top of page

Zero Discrimination Day 2022

March 1, 2022

The Zero Discrimination Day is observed annually on 1 March and it was first celebrated by the Joint United Nations Programme on HIV/AIDS (UNAIDS) in 2014. Sadly, discrimination has many forms, from racial or religious discrimination to discrimination based on gender, sexual orientation or age, and to bullying at school or at work and it continues to undermine efforts to achieve a more just and equitable world and causes pain and suffering for many.

In 2015, all countries pledged to reduce inequality within and between countries as part of the Sustainable Development Goals (SDGs). On this day, we highlight the urgent need to take action to end the inequalities surrounding income, sex, age, health status, occupation, disability, sexual orientation, drug use, gender identity, race, class, ethnicity and religion that continue to persist around the world. Inequality is growing for more than 70 percent of the global population, exacerbating the risk of division and hampering economic and social development.

Hence, the theme for this year’s Zero Discrimination Day is ‘Remove laws that harm, create laws that empower’ and is highlighting the urgent need to take action against discriminatory laws. Research has shown that this social and structural discrimination results in significant inequalities in access to justice and in health outcomes. In many countries, laws result in people being treated differently, excluded from essential services or being subject to undue restrictions on how they live their lives, simply because of who they are, what they do or who they love. Such laws are discriminatory, they deny human rights and fundamental freedoms.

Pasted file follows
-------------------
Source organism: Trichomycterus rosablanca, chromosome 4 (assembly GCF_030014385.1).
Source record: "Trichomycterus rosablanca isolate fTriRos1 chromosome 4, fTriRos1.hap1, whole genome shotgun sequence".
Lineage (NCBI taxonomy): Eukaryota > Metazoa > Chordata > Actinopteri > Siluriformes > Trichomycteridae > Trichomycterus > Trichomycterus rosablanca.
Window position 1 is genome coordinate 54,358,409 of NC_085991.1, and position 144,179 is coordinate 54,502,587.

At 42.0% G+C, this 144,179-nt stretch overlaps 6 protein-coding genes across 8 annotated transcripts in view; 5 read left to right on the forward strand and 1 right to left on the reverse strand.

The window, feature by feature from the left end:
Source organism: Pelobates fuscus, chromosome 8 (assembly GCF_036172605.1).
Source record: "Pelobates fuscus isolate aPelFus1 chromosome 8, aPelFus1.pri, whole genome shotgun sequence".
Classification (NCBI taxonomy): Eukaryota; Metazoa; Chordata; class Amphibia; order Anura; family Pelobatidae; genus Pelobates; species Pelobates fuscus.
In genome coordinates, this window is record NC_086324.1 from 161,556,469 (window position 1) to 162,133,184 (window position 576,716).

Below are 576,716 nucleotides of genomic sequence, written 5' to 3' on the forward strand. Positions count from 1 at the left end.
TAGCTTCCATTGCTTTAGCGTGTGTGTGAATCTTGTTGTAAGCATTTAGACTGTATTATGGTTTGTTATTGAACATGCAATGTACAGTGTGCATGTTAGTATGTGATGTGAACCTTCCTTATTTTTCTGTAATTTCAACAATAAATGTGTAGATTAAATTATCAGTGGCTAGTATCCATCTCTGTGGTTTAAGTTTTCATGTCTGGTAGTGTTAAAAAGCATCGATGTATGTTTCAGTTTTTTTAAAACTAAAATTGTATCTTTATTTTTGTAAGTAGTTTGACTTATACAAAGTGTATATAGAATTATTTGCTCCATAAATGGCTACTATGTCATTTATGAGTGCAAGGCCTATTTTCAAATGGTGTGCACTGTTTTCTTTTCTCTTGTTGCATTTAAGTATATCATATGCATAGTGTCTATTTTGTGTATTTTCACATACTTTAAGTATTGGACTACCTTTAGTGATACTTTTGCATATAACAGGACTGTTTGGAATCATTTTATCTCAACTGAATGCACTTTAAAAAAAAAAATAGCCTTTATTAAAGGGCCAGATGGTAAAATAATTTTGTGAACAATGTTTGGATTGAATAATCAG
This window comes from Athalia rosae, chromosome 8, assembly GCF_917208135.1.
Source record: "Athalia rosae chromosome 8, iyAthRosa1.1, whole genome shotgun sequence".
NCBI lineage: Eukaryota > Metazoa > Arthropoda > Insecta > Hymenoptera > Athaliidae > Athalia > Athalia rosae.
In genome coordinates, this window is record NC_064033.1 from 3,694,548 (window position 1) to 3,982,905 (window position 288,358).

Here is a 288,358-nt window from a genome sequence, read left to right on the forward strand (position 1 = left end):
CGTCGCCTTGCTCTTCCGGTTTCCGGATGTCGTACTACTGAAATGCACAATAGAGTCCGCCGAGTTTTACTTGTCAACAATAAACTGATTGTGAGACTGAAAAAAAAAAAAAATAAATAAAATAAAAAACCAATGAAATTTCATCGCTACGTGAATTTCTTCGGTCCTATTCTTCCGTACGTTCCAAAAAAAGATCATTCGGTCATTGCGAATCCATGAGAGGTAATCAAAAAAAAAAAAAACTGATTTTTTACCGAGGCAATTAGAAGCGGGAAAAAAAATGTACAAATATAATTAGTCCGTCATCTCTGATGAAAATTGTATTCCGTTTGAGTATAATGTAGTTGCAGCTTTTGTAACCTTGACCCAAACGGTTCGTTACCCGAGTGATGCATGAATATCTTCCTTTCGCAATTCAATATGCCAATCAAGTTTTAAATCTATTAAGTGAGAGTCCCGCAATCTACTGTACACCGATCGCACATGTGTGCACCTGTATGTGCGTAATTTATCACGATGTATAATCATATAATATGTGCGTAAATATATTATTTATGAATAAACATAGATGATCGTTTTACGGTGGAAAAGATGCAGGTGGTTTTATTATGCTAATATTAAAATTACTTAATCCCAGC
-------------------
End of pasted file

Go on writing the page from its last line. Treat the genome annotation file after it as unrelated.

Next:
We, at the World Assembly of Youth (WAY), understand that discrimination is a violation of human rights and must be addressed with an extensive approach. We acknowledge that Zero Discrimination Day is an opportunity to celebrate everyone’s right and pride, especially young people, in order to assure a full and productive life for all without any forms of exclusion and segregation. In order to achieve zero discrimination, political, economic and social policies need to protect the rights of everyone and pay attention to the needs of disadvantaged and marginalised communities. We have a moral and legal obligation to advocate on the removal of discriminatory laws and enactment of laws that protect people from discrimination. Ending inequality for young people requires transformative change.

Everyone has a responsibility to hold states accountable, call for change and contribute to efforts to remove discriminatory laws. Greater efforts are needed to eradicate extreme poverty and hunger and there is a need to invest more in health, education, social protection, and decent jobs. Let us stand out! Embrace the diversity that exists around us, understand and accept people’s differences, open minds, respect, and support one another.

bottom of page